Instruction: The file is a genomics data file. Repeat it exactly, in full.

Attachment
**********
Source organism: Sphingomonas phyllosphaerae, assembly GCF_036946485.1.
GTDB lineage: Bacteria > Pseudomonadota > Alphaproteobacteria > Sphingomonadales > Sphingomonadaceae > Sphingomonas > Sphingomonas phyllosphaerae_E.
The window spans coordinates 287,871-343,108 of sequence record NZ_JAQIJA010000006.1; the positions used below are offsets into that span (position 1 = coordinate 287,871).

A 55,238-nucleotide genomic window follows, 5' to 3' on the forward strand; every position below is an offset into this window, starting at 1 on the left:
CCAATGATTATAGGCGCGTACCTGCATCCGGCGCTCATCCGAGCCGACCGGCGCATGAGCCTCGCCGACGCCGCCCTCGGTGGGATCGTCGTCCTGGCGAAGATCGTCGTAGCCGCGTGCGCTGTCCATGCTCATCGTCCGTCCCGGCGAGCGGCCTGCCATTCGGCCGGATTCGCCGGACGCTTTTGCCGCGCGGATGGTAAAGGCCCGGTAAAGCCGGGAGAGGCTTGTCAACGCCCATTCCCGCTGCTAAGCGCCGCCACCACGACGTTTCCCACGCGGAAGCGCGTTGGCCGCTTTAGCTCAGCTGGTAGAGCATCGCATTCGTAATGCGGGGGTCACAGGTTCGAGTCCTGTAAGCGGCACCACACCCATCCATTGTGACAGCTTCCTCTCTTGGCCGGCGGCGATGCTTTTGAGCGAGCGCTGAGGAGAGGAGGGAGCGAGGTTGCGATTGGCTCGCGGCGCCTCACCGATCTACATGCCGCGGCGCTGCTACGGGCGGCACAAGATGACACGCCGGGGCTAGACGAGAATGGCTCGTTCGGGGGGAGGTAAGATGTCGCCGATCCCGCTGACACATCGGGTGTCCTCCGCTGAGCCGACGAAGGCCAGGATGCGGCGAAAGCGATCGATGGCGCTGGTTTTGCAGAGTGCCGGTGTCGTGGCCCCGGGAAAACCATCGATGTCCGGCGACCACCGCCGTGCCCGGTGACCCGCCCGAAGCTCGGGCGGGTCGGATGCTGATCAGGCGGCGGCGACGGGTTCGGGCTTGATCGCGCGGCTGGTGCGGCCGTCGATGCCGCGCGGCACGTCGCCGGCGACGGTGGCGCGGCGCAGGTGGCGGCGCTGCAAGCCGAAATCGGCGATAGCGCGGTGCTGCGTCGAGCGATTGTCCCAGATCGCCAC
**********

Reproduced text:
Source organism: Sphingomonas phyllosphaerae, assembly GCF_036946485.1.
GTDB lineage: Bacteria > Pseudomonadota > Alphaproteobacteria > Sphingomonadales > Sphingomonadaceae > Sphingomonas > Sphingomonas phyllosphaerae_E.
The window spans coordinates 287,871-343,108 of sequence record NZ_JAQIJA010000006.1; the positions used below are offsets into that span (position 1 = coordinate 287,871).

A 55,238-nucleotide genomic window follows, 5' to 3' on the forward strand; every position below is an offset into this window, starting at 1 on the left:
CCAATGATTATAGGCGCGTACCTGCATCCGGCGCTCATCCGAGCCGACCGGCGCATGAGCCTCGCCGACGCCGCCCTCGGTGGGATCGTCGTCCTGGCGAAGATCGTCGTAGCCGCGTGCGCTGTCCATGCTCATCGTCCGTCCCGGCGAGCGGCCTGCCATTCGGCCGGATTCGCCGGACGCTTTTGCCGCGCGGATGGTAAAGGCCCGGTAAAGCCGGGAGAGGCTTGTCAACGCCCATTCCCGCTGCTAAGCGCCGCCACCACGACGTTTCCCACGCGGAAGCGCGTTGGCCGCTTTAGCTCAGCTGGTAGAGCATCGCATTCGTAATGCGGGGGTCACAGGTTCGAGTCCTGTAAGCGGCACCACACCCATCCATTGTGACAGCTTCCTCTCTTGGCCGGCGGCGATGCTTTTGAGCGAGCGCTGAGGAGAGGAGGGAGCGAGGTTGCGATTGGCTCGCGGCGCCTCACCGATCTACATGCCGCGGCGCTGCTACGGGCGGCACAAGATGACACGCCGGGGCTAGACGAGAATGGCTCGTTCGGGGGGAGGTAAGATGTCGCCGATCCCGCTGACACATCGGGTGTCCTCCGCTGAGCCGACGAAGGCCAGGATGCGGCGAAAGCGATCGATGGCGCTGGTTTTGCAGAGTGCCGGTGTCGTGGCCCCGGGAAAACCATCGATGTCCGGCGACCACCGCCGTGCCCGGTGACCCGCCCGAAGCTCGGGCGGGTCGGATGCTGATCAGGCGGCGGCGACGGGTTCGGGCTTGATCGCGCGGCTGGTGCGGCCGTCGATGCCGCGCGGCACGTCGCCGGCGACGGTGGCGCGGCGCAGGTGGCGGCGCTGCAAGCCGAAATCGGCGATAGCGCGGTGCTGCGTCGAGCGATTGTCCCAGATCGCCAC